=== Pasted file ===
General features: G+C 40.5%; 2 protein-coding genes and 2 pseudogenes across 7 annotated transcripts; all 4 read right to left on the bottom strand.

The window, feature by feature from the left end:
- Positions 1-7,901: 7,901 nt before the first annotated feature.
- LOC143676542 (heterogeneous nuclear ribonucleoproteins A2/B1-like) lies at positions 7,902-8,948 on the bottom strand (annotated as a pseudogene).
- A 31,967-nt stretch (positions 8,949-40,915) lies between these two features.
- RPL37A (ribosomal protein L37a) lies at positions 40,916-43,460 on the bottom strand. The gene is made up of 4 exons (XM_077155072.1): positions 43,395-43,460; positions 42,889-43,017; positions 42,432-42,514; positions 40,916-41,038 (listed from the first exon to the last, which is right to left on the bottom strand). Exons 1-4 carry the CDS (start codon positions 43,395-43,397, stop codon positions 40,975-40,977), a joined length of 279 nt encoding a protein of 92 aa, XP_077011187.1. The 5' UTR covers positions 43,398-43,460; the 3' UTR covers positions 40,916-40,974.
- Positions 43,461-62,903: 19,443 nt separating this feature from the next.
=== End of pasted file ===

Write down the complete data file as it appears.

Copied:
General features: G+C 40.5%; 2 protein-coding genes and 2 pseudogenes across 7 annotated transcripts; all 4 read right to left on the bottom strand.

The window, feature by feature from the left end:
- Positions 1-7,901: 7,901 nt before the first annotated feature.
- LOC143676542 (heterogeneous nuclear ribonucleoproteins A2/B1-like) lies at positions 7,902-8,948 on the bottom strand (annotated as a pseudogene).
- A 31,967-nt stretch (positions 8,949-40,915) lies between these two features.
- RPL37A (ribosomal protein L37a) lies at positions 40,916-43,460 on the bottom strand. The gene is made up of 4 exons (XM_077155072.1): positions 43,395-43,460; positions 42,889-43,017; positions 42,432-42,514; positions 40,916-41,038 (listed from the first exon to the last, which is right to left on the bottom strand). Exons 1-4 carry the CDS (start codon positions 43,395-43,397, stop codon positions 40,975-40,977), a joined length of 279 nt encoding a protein of 92 aa, XP_077011187.1. The 5' UTR covers positions 43,398-43,460; the 3' UTR covers positions 40,916-40,974.
- Positions 43,461-62,903: 19,443 nt separating this feature from the next.